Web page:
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Rosh Hashanah is coming, but first Selichot!

Sephardic Jews begin their preparations for Rosh Hashanah when Elul begins.  In addition to the daily blasts of the shofar, they begin waking up early and reciting Selichot, prayers of forgiveness and atonement.  They ask the Holy One to remember Her conversation with Moshe after the golden calf, to remember the 13 attributes of mercy, that Gd is gracious, merciful, forgiving of sin, etc., etc.

Ashkenazi Jews also blow the shofar every morning, but they do not begin their Selichot until the Saturday evening before Rosh Hashanah (most years).

This year, my colleague Rabbi Freedman of Temple Beth Jacob, Stefanie Kostenblatt of Newburgh JCC, and I (Rabbi Philip Weintraub) of Congregation Agudas Israel, wanted to figure out how to inspire more people this time of year.  How do we get people excited for Rosh Hashanah, while also considering a public response to the growing hatred and violence in our nation and around the world?  How can we speak out against hatred, racism, anti-Semitism, anti-Islamic, anti-LGBTQ, anti-American, and even Nazi/KKK propaganda? After some brainstorming, we decided that Selichot was an incredible opportunity, a tremendous gift.  It was already a time for repentance, to discuss areas of growth.  If we opened that to the community, we could find new ways of talking about race, hope, love and their opposites in this country.

We invited everyone we could think of, but until they started coming in, we did not know what our numbers would look like.  Approximately 200 people from across the City of Newburgh and its surrounding municipalities came.  We saw Mayor Kennedy, City Councilpeople and Town officials.  It was a truly pluralistic event.  We had a gospel choir from Ebenezer Baptist Church.  And the words from their Senior Pastor, Bruce Davis, Sr. were incredible.  He used the Bible to teach an important message of appropriate outrage AND cooperation.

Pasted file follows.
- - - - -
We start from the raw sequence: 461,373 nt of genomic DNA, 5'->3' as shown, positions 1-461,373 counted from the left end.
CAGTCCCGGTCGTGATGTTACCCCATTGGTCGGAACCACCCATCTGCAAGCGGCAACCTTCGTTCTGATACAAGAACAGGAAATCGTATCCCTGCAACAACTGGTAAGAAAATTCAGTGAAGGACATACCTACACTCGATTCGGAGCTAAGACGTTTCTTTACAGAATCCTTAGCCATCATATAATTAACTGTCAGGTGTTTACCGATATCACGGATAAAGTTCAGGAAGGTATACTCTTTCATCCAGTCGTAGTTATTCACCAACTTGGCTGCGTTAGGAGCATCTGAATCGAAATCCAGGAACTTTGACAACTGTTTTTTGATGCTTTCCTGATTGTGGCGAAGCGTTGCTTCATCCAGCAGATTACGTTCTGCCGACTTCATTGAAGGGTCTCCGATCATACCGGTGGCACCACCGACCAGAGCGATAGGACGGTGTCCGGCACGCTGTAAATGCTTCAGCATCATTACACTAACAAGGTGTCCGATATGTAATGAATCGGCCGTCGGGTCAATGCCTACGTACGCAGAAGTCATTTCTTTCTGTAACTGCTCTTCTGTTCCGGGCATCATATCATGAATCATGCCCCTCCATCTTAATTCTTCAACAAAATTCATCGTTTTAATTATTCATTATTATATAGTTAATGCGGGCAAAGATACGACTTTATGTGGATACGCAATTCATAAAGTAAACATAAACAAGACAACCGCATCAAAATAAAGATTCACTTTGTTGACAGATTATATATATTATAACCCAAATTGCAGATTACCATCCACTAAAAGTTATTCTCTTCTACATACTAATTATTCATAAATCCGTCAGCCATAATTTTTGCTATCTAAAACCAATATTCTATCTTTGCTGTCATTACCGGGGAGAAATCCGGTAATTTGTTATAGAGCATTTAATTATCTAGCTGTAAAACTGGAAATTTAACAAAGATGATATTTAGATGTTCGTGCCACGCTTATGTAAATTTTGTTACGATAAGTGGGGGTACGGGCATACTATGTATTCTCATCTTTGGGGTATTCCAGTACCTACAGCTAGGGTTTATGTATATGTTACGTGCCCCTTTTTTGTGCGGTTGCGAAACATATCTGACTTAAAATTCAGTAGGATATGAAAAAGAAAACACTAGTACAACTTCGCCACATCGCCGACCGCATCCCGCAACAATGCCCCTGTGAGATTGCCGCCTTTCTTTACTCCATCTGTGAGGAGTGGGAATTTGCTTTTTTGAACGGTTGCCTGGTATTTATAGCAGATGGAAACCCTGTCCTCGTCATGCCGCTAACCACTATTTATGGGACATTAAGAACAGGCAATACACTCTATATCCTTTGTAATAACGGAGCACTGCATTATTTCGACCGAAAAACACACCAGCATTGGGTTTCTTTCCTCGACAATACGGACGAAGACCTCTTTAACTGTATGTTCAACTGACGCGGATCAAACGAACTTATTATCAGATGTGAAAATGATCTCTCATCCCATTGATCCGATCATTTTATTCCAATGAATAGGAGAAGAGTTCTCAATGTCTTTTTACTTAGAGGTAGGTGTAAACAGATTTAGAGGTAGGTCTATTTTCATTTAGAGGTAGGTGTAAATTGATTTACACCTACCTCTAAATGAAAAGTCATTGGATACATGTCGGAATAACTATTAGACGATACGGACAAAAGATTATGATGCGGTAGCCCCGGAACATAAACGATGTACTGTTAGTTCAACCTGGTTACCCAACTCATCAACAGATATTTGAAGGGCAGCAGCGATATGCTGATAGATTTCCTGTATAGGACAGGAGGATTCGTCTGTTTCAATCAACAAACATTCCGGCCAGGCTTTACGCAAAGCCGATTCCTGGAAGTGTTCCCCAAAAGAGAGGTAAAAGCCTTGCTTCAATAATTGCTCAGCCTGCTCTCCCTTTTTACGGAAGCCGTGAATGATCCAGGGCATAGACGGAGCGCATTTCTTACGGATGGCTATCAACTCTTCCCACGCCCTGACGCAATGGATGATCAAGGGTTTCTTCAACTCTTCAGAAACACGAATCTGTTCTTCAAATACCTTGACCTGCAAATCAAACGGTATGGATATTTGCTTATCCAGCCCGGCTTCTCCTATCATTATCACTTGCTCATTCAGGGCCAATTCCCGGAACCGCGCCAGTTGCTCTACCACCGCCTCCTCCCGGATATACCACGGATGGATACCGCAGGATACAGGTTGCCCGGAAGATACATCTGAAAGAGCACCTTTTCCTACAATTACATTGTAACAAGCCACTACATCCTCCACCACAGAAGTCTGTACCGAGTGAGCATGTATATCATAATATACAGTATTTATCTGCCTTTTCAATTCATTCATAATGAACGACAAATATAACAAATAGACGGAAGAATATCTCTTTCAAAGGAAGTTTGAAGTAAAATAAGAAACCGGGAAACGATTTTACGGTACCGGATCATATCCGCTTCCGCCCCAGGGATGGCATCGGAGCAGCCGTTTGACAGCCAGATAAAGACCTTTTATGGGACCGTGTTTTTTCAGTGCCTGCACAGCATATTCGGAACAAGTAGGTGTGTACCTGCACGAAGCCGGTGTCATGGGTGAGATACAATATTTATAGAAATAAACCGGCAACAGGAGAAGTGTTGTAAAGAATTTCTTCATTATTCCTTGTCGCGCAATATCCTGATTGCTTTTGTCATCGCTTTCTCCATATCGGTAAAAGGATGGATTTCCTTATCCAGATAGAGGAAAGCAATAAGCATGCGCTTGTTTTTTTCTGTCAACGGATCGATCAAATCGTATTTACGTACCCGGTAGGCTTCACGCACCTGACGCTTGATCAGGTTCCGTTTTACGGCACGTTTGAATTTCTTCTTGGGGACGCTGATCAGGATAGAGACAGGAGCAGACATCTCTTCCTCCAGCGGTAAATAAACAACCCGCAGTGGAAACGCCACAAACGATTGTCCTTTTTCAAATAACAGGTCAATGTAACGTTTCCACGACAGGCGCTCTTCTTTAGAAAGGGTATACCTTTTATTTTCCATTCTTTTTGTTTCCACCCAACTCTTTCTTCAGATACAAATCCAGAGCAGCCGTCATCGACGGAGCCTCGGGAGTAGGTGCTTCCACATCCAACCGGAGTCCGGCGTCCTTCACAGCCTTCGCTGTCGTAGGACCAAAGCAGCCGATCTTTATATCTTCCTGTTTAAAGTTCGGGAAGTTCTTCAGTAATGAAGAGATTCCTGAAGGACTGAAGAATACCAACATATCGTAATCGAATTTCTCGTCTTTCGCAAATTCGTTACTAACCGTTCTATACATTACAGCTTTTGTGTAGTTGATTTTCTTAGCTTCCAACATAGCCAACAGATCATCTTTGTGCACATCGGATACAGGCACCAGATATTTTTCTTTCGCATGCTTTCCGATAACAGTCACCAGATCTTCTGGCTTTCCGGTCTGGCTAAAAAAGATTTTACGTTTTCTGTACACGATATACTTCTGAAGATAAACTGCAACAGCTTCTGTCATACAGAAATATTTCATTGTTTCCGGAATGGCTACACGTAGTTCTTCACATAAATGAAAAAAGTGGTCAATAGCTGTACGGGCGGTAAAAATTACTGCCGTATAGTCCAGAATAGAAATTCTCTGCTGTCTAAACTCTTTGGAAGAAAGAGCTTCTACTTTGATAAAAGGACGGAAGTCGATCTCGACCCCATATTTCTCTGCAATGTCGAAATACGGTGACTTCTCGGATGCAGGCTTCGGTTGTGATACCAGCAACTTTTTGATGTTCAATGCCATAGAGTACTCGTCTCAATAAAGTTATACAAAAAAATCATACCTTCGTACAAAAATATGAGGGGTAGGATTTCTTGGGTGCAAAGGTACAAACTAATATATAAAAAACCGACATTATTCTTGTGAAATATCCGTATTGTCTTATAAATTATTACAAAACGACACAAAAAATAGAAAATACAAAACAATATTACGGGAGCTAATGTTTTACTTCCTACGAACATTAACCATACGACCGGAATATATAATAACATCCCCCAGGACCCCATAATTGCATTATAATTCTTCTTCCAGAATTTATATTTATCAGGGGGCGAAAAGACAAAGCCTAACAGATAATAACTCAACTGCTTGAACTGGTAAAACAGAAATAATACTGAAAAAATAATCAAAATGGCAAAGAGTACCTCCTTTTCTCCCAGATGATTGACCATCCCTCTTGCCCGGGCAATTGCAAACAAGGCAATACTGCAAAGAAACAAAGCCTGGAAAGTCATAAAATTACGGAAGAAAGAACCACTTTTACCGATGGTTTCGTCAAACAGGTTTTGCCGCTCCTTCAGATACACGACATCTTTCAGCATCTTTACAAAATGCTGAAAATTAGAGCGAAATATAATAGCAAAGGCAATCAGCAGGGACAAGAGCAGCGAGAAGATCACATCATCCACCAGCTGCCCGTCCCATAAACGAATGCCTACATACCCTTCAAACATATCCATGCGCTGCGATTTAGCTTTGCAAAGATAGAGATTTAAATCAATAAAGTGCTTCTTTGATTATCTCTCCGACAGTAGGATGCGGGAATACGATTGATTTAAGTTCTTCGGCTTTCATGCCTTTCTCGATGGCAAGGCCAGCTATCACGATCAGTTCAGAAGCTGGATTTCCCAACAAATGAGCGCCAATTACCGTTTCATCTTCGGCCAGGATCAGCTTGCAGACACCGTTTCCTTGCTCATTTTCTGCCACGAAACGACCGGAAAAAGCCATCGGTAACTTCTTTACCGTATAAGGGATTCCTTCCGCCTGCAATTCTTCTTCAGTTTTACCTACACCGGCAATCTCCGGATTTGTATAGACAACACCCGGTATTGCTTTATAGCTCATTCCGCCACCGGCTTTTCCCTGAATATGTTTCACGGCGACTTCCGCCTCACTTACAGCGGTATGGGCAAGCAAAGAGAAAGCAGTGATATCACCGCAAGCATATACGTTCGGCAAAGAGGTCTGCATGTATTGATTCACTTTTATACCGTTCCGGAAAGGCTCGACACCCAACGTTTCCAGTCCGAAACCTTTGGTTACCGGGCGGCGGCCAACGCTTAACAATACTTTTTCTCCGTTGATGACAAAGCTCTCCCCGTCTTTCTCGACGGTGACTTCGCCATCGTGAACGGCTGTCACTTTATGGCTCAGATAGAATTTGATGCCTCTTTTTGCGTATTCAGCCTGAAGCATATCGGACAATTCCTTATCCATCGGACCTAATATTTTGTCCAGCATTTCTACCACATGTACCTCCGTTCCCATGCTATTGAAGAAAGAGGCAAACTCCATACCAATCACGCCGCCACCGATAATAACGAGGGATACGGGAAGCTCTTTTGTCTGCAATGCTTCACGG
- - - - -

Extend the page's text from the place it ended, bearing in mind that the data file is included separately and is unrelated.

Chaplain Patt Kauffman joined us on the 16th anniversary of her ordination and her reading of the Psalms was truly inspiring.

 

 

 

We heard a message of love and peace from Imam Rashada, of Masjid Al-Ikles in Newburgh.

I think it was probably the first time on our bimah we heard the Muslim Call to Worship AND a song about Jesus.  Some might find that theologically challenging, but to me, it is a tremendous blessing.  We shared our space with our friends and neighbors.  We called out to Gd and created a sacred moment.  We did not try to blend our traditions, but to hear from the best of all of them.  We learned about one another and saw the beautiful parallels we share.

 

We heard voices from the Catholic tradition, saw friends in all sorts of elegant clerical garb, and truly reflected on our place in the universe.

 

 

While we asked everyone to limit themselves to 6 minutes, I may have used a little more time–but I did try to capture the lessons that each spiritual leader had shared before me.

My words from tonight's incredible evening.

Posted by Rabbi Philip Weintraub on Saturday, September 16, 2017

Rabbi Freedman got us all to think about the Al-Chet, and what we should be asking forgiveness for today. His reminder that we all need to be a bit more “uppity”, that we must not stand by when we hear racism, anti-Semitism, sexism, or any other hurtful -ism brought people to their feet.

I didn’t list everyone here, but it was a beautiful night.  Many thanks to Stefanie Kostenblatt and Rabbi Larry Freedman for their organizational abilities, beautiful teachings and cooperation in this beautiful night.  As I go into the Yamim Noraim, the High Holy Days, I am inspired, uplifted and sure that through our cooperation, we can do amazing work.  Our country is a very special place, where people can come from all different backgrounds, faiths, and traditions and work together to build community.   Hallelujah!

Thank you very much to Caryn Sobel for her beautiful photography.

Wherever we go there is always someone Jewish…

A classic camp song is "Wherever you go there is always someone Jewish." Full lyrics: https://pjlibrary.org/HGF_ResourceCenter/media/LiveResourceLib/Wherever-You-Go.docx
Larry Milder writes:
Wherever you go,
There’s always someone Jewish.
You’re never alone when you say you’re a Jew.
So when you’re not home, and you’re somewhere kind of newish,
The odds are, don’t look far – ‘cause they’re Jewish, too.

Today I took the show on the road and visited Steve Licker, our board chairman, across the river at Starbucks in Poughkeepsie.
There we discussed issues of the day, shul, Torah, Talmud and most important how we must always continue learning.

One of the most important lessons of community is that it is always there for you. You can find it anywhere-both directly from the synagogue and by playing Jewish geography. We always have opportunities to connect to one another-and it is partly open to you. Without U, commnity looks pretty funny. So show up, participate and maybe the someone Jewish will be U!